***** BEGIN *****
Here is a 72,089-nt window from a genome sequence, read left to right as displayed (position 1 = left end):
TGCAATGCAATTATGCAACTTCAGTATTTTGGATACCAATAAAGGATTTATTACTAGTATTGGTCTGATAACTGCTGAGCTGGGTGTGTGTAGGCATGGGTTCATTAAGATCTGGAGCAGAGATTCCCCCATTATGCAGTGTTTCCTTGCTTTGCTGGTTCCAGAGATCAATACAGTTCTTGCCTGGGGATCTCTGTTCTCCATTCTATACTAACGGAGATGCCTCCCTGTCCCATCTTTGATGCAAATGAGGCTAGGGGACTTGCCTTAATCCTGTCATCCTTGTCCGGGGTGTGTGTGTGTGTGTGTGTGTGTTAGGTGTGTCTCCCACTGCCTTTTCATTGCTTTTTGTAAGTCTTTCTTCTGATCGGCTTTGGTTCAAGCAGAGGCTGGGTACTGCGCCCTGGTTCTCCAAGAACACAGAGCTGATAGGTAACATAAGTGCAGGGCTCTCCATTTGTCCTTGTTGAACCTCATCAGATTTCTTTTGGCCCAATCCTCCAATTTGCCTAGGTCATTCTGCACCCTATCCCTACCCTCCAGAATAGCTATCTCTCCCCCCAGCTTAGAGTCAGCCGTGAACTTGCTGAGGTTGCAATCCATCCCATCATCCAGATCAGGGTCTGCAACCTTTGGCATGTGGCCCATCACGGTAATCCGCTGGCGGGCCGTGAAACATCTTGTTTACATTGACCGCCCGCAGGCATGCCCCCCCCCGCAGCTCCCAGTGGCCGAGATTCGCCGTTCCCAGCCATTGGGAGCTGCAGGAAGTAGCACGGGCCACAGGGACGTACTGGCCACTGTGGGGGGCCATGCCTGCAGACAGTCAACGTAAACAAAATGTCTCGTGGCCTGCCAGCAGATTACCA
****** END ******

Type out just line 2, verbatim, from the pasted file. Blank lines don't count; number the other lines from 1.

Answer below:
TGCAATGCAATTATGCAACTTCAGTATTTTGGATACCAATAAAGGATTTATTACTAGTATTGGTCTGATAACTGCTGAGCTGGGTGTGTGTAGGCATGGGTTCATTAAGATCTGGAGCAGAGATTCCCCCATTATGCAGTGTTTCCTTGCTTTGCTGGTTCCAGAGATCAATACAGTTCTTGCCTGGGGATCTCTGTTCTCCATTCTATACTAACGGAGATGCCTCCCTGTCCCATCTTTGATGCAAATGAGGCTAGGGGACTTGCCTTAATCCTGTCATCCTTGTCCGGGGTGTGTGTGTGTGTGTGTGTGTGTTAGGTGTGTCTCCCACTGCCTTTTCATTGCTTTTTGTAAGTCTTTCTTCTGATCGGCTTTGGTTCAAGCAGAGGCTGGGTACTGCGCCCTGGTTCTCCAAGAACACAGAGCTGATAGGTAACATAAGTGCAGGGCTCTCCATTTGTCCTTGTTGAACCTCATCAGATTTCTTTTGGCCCAATCCTCCAATTTGCCTAGGTCATTCTGCACCCTATCCCTACCCTCCAGAATAGCTATCTCTCCCCCCAGCTTAGAGTCAGCCGTGAACTTGCTGAGGTTGCAATCCATCCCATCATCCAGATCAGGGTCTGCAACCTTTGGCATGTGGCCCATCACGGTAATCCGCTGGCGGGCCGTGAAACATCTTGTTTACATTGACCGCCCGCAGGCATGCCCCCCCCCGCAGCTCCCAGTGGCCGAGATTCGCCGTTCCCAGCCATTGGGAGCTGCAGGAAGTAGCACGGGCCACAGGGACGTACTGGCCACTGTGGGGGGCCATGCCTGCAGACAGTCAACGTAAACAAAATGTCTCGTGGCCTGCCAGCAGATTACCA